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The Chemistry Of Game Design

July 19, 2007 Article Start Page 1 of 7 Next
 

1. Moving Beyond Alchemy

“…it was clear to the alchemists that "something" was generally being conserved in chemical processes, even in the most dramatic changes of physical state and appearance; that is, that substances contained some "principles" that could be hidden under many outer forms, and revealed by proper manipulation.”

I recently happened across a description of alchemy, that delightful pseudo-science of the last millennium that evolved into modern chemistry. For a moment I thought that the authors were instead describing the current state of the art in game design.

Every time I sit down with a finely crafted title such as Tetris or Super Mario Brothers, I catch hints of a concise and clearly defined structure behind the gameplay. It is my belief that a highly mechanical and predictable heart, built on the foundation of basic human psychology, beats at the core of every single successful game.

What would happen if we codified those systems and turned them into a practical technique for designing games?

In A Time Before Science

“Throughout the history of the discipline, alchemists struggled to understand the nature of these principles, and find some order and sense in the results of their chemical experiments—which were often undermined by impure or poorly characterized reagents, the lack of quantitative measurements, and confusing and inconsistent nomenclature.”

Historically, the process of understanding games has been limited by numerous factors ranging from messy experimental practices, spiritual reliance on untested theories of play, and confused terminology. We are still alchemists of our trade, mixing two parts impure story with one part polluted game play with three parts market voodoo.

As an industry, we need to beyond the mystical hand waving that defines modern game design. It is now possible to craft, test and refine practical models of game design built from observable patterns of play. We can describe what the player does and how the game reacts. Recently, we’ve begun to crack open why players react to certain stimuli and are able to create models that predict pleasure and frustration.

This essay will describe into one such model.

Fundamental Science Forms The Future

Diagram 2: Condensation polymerization of Nylon,
(a substance not available to alchemists)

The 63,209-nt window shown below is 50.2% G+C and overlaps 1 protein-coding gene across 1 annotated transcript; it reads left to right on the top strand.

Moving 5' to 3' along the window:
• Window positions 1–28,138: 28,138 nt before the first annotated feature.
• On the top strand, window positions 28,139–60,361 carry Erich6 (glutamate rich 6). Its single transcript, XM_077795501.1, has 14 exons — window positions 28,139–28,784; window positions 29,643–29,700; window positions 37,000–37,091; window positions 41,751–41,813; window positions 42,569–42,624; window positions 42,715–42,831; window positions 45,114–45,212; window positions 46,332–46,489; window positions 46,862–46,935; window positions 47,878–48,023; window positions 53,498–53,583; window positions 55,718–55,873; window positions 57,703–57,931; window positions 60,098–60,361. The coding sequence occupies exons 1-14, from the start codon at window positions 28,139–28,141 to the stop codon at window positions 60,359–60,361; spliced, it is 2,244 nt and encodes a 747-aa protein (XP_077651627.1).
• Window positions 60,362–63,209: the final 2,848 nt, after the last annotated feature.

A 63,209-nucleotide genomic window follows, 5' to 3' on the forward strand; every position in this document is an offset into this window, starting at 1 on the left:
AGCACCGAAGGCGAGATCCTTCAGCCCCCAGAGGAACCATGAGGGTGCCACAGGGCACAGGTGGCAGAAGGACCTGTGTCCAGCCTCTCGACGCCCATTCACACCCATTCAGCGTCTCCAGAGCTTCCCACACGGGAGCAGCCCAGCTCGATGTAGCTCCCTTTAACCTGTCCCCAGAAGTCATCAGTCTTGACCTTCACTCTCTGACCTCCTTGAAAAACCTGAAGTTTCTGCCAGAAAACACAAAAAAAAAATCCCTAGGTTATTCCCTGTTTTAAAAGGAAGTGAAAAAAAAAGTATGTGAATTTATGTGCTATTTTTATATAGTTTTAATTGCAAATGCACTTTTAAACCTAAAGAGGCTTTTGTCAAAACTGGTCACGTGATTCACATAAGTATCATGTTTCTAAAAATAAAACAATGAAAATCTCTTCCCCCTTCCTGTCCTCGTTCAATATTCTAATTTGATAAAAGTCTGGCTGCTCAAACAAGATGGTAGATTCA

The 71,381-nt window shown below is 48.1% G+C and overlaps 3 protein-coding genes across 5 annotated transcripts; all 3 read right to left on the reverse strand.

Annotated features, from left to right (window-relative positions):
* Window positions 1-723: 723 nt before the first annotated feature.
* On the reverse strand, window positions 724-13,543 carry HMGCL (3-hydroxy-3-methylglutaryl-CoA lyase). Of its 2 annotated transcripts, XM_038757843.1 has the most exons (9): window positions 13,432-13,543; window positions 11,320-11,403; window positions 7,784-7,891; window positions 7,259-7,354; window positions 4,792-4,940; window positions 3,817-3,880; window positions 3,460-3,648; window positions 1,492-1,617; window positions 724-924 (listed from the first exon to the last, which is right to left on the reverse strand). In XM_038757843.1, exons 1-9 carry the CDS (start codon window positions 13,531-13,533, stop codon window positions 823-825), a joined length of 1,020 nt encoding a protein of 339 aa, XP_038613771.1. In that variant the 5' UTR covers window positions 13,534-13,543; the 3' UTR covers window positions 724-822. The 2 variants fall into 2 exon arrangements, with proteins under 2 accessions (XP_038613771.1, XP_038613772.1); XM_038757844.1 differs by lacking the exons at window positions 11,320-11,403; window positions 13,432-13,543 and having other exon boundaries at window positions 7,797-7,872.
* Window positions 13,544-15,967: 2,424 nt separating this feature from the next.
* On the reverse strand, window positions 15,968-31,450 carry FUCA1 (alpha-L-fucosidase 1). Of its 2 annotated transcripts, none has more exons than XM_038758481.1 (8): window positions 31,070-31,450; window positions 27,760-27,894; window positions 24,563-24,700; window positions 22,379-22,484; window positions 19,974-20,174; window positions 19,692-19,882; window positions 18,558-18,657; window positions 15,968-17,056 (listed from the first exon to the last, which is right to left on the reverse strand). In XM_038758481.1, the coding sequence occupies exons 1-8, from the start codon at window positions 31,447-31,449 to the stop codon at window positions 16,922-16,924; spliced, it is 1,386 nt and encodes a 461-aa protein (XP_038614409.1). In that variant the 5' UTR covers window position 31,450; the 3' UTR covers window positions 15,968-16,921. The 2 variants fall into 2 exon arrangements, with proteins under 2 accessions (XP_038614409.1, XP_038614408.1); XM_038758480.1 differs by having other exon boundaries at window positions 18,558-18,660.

The bigger hope is to move our alchemical craft towards the founding of a science of game design. We currently build games through habit, guesswork and slavish devotion to pre-existing form. Building a testable model of game mechanics opens up new opportunities for game balancing, original game design and the broader application of game design to other fields.

The advent of basic chemistry gave us tools to build a new world of technologies far beyond that imagined by our alchemist forefathers. Plastics, engines, fabrics, power sources revolutionized our lives. It is a worthy effort to crack the fundamental scientific principles behind the creation of games.


Article Start Page 1 of 7 Next

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Comments


Stephen Dinehart
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I found this thanks to a link from Stéphane Bura's July 29th article "Emotion Engineering", and I have to say your analysis using the skill chain and atom model is very compelling! I know utilizing similar approaches will help better my own game designs, and in collaborating and communicating with team members. Thank you.

Ivica Aracic
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A very interesting framework, which moves game design from the realm of myths and legends one step further towards being a true science.

One question: are stories really "useless"? One could see them as the motivator for practicing the skills and avoiding burnouts. Recently I played "Waking Mars". At a very late stage of the game I experienced kind of "burnout" on planting the seeds and manipulating the environment, BUT: I continued playing, because I wanted to know how the story ends.

Sergiy Shumakov
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Excellent article, hope it will help to design my first game.

Regarding plot in games - for me it is entertaining but not always. I've played Mafia II game and story was very interesting for me and kept me interested in this game.


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